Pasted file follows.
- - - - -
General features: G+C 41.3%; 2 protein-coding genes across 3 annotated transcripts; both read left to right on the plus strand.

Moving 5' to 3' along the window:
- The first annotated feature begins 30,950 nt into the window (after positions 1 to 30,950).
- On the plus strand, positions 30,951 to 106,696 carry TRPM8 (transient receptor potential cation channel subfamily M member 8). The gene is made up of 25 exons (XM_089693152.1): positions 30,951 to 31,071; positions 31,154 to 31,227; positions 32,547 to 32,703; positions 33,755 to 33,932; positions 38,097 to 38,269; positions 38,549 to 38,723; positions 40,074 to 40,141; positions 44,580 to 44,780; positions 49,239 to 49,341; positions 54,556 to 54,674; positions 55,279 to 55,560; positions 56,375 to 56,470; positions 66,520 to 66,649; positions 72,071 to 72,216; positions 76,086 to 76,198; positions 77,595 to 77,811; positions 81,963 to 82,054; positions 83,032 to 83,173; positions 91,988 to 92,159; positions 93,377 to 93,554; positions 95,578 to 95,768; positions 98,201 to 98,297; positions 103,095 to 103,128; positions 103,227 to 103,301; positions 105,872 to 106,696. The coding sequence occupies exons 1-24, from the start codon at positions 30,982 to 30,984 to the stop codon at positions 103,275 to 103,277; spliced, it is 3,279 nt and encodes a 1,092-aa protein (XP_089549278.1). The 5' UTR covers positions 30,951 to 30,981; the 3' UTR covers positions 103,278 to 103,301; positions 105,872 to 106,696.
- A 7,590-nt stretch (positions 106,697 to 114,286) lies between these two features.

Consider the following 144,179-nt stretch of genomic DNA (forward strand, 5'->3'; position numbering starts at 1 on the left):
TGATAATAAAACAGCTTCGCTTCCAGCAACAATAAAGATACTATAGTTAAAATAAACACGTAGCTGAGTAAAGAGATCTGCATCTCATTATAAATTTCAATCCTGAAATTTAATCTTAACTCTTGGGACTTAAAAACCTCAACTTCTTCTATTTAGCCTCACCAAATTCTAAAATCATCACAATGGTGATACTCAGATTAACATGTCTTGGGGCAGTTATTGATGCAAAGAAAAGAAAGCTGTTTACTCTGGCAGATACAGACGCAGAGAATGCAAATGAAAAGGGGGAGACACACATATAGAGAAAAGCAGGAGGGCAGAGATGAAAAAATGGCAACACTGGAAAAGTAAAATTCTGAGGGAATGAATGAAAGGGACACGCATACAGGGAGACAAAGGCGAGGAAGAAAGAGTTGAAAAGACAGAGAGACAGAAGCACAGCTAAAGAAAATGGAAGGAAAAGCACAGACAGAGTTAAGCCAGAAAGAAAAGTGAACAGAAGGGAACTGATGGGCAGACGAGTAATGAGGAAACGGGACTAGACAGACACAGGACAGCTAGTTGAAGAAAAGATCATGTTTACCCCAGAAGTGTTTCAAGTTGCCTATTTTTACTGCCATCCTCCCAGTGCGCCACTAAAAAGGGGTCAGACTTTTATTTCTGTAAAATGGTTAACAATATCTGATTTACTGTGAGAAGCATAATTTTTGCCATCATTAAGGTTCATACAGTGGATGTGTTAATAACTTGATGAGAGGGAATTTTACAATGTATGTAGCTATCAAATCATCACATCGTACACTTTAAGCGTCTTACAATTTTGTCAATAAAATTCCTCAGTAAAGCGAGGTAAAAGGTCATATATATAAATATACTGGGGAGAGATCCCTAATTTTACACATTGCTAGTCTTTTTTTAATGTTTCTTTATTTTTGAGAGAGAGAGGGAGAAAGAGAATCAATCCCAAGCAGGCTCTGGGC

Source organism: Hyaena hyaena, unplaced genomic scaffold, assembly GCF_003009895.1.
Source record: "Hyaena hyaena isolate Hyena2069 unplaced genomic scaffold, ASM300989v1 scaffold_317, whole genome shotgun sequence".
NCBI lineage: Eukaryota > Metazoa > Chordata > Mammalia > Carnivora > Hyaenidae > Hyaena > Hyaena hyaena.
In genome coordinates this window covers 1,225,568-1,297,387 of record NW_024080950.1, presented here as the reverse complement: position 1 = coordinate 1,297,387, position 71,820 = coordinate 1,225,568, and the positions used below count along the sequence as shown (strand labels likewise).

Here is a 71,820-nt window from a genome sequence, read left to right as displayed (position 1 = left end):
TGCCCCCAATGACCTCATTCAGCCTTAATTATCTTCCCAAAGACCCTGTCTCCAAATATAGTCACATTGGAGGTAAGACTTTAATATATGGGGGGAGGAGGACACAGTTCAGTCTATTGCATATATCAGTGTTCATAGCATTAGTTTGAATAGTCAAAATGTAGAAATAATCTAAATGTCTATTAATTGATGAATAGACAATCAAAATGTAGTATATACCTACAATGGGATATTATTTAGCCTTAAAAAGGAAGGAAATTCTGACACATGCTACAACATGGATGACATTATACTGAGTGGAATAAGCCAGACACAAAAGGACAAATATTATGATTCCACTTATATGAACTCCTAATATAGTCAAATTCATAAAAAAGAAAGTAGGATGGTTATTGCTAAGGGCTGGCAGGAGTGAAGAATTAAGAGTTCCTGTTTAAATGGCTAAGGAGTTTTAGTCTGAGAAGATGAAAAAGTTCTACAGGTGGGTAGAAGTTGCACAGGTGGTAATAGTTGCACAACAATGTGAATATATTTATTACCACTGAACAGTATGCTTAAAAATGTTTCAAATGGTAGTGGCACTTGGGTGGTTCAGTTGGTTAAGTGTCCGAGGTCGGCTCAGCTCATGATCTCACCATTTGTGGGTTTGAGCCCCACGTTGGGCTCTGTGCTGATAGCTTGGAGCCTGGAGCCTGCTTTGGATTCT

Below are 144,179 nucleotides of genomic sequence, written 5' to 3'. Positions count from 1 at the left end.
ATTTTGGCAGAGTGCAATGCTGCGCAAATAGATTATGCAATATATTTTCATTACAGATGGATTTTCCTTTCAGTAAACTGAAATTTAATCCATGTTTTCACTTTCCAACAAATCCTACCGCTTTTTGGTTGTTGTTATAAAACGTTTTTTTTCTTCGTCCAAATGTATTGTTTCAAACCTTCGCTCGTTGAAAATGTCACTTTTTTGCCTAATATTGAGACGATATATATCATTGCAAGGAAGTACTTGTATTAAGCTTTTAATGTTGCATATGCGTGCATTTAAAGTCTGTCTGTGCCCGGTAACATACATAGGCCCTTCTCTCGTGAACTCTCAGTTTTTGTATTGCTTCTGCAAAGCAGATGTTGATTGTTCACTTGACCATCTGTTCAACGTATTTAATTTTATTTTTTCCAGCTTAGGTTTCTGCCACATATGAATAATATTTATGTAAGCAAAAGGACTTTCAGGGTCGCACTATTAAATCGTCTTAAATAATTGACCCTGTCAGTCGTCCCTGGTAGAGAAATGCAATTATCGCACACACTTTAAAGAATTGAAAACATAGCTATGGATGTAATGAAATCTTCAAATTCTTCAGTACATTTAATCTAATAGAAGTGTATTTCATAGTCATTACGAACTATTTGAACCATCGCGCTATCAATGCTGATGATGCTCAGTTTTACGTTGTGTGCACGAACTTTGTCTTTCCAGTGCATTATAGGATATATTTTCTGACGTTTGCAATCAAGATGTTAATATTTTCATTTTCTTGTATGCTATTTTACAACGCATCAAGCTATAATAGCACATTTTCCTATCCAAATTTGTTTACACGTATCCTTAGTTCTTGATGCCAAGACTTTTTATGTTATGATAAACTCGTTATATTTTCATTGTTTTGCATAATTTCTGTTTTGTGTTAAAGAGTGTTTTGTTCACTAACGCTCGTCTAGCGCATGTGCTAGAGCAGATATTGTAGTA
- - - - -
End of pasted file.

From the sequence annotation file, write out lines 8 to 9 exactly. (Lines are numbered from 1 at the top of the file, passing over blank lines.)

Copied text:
Source organism: Hyaena hyaena, unplaced genomic scaffold, assembly GCF_003009895.1.
Source record: "Hyaena hyaena isolate Hyena2069 unplaced genomic scaffold, ASM300989v1 scaffold_317, whole genome shotgun sequence".